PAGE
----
Call gates are intended to allow less privileged code to call code with a higher privilege level. This type of mechanism is essential in modern operating systems that employ memory protection since it allows user applications to use kernel functions and system calls in a way that can be controlled by the operating system.
Call gates use a special selector value to reference a descriptor accessed via the Global Descriptor Table or the Local Descriptor Table, which contains the information needed for the call across privilege boundaries. This is similar to the mechanism used for interrupts.
To preserve system security, the Global Descriptor Table should be held in protected memory, otherwise any program will be able to create its own call gate and use it to raise its privilege level. Call gates have sometimes been used as a vector for software security exploits, when ways have been found around this protection. One example of this is the E-mail worm Gurong.A written to exploit the Microsoft Windows operating system, which uses \Device\PhysicalMemory to install a call gate.
How to use
Assuming a call gate has been set up already by the operating system kernel, code simply does a CALL FAR (LCALL in AT&T Syntax) with the necessary segment selector (the offset field is ignored). The processor will perform a number of checks to make sure the entry is valid and the code was operating at sufficient privilege to use the gate. Assuming all checks pass, a new CS/EIP is loaded from the segment descriptor, and continuation information is pushed onto the stack of the new privilege level (old SS, old ESP, old CS, old EIP in that order). Parameters may also be copied from the old stack to the new stack if needed. The number of parameters to copy is located in the call gate descriptor.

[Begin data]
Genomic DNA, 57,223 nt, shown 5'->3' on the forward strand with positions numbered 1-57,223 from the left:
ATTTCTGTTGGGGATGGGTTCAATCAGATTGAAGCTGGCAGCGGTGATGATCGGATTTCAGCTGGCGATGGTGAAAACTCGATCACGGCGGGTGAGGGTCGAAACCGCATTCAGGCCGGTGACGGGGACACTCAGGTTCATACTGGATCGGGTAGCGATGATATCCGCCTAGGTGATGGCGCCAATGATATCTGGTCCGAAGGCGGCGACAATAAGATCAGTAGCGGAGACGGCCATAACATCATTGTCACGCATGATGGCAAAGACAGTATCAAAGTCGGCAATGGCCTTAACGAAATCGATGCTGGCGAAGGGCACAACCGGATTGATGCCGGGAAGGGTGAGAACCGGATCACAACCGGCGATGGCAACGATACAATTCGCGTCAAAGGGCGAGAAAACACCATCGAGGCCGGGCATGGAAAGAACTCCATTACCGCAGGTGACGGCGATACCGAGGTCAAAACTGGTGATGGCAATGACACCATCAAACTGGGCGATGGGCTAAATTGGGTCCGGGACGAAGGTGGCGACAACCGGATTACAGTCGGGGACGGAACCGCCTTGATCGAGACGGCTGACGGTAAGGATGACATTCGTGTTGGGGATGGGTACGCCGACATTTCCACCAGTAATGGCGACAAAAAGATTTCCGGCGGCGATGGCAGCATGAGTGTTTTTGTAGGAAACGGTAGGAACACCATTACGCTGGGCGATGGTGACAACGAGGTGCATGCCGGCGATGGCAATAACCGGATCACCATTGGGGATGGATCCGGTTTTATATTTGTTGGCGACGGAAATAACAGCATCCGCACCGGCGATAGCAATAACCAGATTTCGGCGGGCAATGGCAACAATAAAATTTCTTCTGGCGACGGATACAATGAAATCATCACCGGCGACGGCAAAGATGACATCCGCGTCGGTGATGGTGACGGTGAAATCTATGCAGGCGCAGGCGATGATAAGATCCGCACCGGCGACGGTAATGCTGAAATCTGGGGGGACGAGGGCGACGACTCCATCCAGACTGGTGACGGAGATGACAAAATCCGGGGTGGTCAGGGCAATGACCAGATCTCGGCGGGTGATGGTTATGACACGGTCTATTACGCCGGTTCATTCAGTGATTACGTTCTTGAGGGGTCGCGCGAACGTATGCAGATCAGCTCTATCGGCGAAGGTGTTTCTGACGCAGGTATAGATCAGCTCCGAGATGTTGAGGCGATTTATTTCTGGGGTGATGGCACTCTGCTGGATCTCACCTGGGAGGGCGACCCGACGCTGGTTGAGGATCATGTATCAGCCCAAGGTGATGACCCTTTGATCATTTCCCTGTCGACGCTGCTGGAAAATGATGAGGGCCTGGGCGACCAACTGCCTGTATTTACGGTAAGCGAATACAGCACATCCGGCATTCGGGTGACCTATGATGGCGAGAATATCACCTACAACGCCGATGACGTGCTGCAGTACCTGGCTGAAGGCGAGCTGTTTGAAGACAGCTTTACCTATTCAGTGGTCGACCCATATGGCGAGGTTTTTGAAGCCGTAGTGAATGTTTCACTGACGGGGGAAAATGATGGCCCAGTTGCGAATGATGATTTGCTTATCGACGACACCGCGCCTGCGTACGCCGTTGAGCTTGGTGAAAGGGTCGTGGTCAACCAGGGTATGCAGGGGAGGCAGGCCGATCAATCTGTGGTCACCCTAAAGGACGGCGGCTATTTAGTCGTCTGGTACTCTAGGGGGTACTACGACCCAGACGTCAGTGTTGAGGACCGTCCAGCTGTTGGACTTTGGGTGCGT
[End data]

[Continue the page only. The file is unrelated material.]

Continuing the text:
The kernel may return to the user space program by using a RET FAR (LRET) instruction which pops the continuation information off the stack and returns to the outer privilege level.
For information on the exact format of the call gate descriptor, please see the IA-32 manuals.
Modern X86 operating systems are transitioning away from CALL FAR callgates. With the introduction of SYSENTER/SYSEXIT and SYSCALL/SYSRET, a new faster mechanism was introduced for control transfers for x86 programs. And as most other architectures do not support call gates, their use was rare even before these new instructions as software interrupts/traps were preferred for portability.
Call gates are more flexible than the SYSENTER/SYSEXIT and SYSCALL/SYSRET instructions since unlike the latter two, call gates allow for changing from an arbitrary privilege level to an arbitrary (albeit higher or equal) privilege level. The fast SYS* instruction only allow control transfers from ring 3 to 0 and vice versa. Upon comparing call gates to interrupts, call gates are significantly faster.
- Computer insecurity
- Software interrupt
- System call
- SYSCALL instruction
- Global Descriptor Table